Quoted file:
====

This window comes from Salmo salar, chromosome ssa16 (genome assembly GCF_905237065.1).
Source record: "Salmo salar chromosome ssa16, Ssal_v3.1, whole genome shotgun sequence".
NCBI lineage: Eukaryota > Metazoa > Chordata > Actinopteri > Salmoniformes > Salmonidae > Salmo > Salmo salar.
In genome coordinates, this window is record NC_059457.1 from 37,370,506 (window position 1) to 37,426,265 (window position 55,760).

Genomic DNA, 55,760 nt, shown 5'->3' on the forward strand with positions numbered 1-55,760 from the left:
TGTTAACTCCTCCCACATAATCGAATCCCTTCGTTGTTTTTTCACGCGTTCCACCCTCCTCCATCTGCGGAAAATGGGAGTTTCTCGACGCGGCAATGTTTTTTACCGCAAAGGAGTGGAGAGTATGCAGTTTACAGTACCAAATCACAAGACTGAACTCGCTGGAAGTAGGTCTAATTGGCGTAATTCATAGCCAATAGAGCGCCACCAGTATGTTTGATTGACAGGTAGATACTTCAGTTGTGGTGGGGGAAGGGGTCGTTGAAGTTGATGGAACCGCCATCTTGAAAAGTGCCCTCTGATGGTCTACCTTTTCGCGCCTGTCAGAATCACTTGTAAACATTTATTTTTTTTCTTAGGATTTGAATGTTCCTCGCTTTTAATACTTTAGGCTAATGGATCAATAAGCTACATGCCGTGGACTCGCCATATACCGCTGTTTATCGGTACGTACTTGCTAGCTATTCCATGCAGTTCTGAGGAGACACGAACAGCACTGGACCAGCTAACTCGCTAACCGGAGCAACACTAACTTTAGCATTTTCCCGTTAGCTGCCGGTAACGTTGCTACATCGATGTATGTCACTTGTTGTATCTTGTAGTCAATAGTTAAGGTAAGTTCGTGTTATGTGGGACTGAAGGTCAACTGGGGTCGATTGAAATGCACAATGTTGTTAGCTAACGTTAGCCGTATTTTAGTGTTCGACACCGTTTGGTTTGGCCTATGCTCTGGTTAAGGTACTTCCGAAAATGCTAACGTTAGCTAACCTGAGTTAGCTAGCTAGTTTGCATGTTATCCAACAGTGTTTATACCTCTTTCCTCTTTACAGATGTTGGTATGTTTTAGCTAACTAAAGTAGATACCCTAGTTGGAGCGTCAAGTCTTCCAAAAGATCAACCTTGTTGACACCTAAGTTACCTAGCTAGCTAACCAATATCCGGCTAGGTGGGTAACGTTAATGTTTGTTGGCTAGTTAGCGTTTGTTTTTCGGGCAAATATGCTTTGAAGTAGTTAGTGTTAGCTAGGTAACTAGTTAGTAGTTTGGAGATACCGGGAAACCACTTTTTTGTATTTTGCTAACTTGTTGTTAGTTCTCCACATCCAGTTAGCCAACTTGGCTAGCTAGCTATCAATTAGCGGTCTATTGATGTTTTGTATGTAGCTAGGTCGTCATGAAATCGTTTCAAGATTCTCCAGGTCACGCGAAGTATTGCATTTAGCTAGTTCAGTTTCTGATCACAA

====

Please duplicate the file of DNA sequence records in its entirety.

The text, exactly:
This window comes from Salmo salar, chromosome ssa16 (genome assembly GCF_905237065.1).
Source record: "Salmo salar chromosome ssa16, Ssal_v3.1, whole genome shotgun sequence".
NCBI lineage: Eukaryota > Metazoa > Chordata > Actinopteri > Salmoniformes > Salmonidae > Salmo > Salmo salar.
In genome coordinates, this window is record NC_059457.1 from 37,370,506 (window position 1) to 37,426,265 (window position 55,760).

Genomic DNA, 55,760 nt, shown 5'->3' on the forward strand with positions numbered 1-55,760 from the left:
TGTTAACTCCTCCCACATAATCGAATCCCTTCGTTGTTTTTTCACGCGTTCCACCCTCCTCCATCTGCGGAAAATGGGAGTTTCTCGACGCGGCAATGTTTTTTACCGCAAAGGAGTGGAGAGTATGCAGTTTACAGTACCAAATCACAAGACTGAACTCGCTGGAAGTAGGTCTAATTGGCGTAATTCATAGCCAATAGAGCGCCACCAGTATGTTTGATTGACAGGTAGATACTTCAGTTGTGGTGGGGGAAGGGGTCGTTGAAGTTGATGGAACCGCCATCTTGAAAAGTGCCCTCTGATGGTCTACCTTTTCGCGCCTGTCAGAATCACTTGTAAACATTTATTTTTTTTCTTAGGATTTGAATGTTCCTCGCTTTTAATACTTTAGGCTAATGGATCAATAAGCTACATGCCGTGGACTCGCCATATACCGCTGTTTATCGGTACGTACTTGCTAGCTATTCCATGCAGTTCTGAGGAGACACGAACAGCACTGGACCAGCTAACTCGCTAACCGGAGCAACACTAACTTTAGCATTTTCCCGTTAGCTGCCGGTAACGTTGCTACATCGATGTATGTCACTTGTTGTATCTTGTAGTCAATAGTTAAGGTAAGTTCGTGTTATGTGGGACTGAAGGTCAACTGGGGTCGATTGAAATGCACAATGTTGTTAGCTAACGTTAGCCGTATTTTAGTGTTCGACACCGTTTGGTTTGGCCTATGCTCTGGTTAAGGTACTTCCGAAAATGCTAACGTTAGCTAACCTGAGTTAGCTAGCTAGTTTGCATGTTATCCAACAGTGTTTATACCTCTTTCCTCTTTACAGATGTTGGTATGTTTTAGCTAACTAAAGTAGATACCCTAGTTGGAGCGTCAAGTCTTCCAAAAGATCAACCTTGTTGACACCTAAGTTACCTAGCTAGCTAACCAATATCCGGCTAGGTGGGTAACGTTAATGTTTGTTGGCTAGTTAGCGTTTGTTTTTCGGGCAAATATGCTTTGAAGTAGTTAGTGTTAGCTAGGTAACTAGTTAGTAGTTTGGAGATACCGGGAAACCACTTTTTTGTATTTTGCTAACTTGTTGTTAGTTCTCCACATCCAGTTAGCCAACTTGGCTAGCTAGCTATCAATTAGCGGTCTATTGATGTTTTGTATGTAGCTAGGTCGTCATGAAATCGTTTCAAGATTCTCCAGGTCACGCGAAGTATTGCATTTAGCTAGTTCAGTTTCTGATCACAA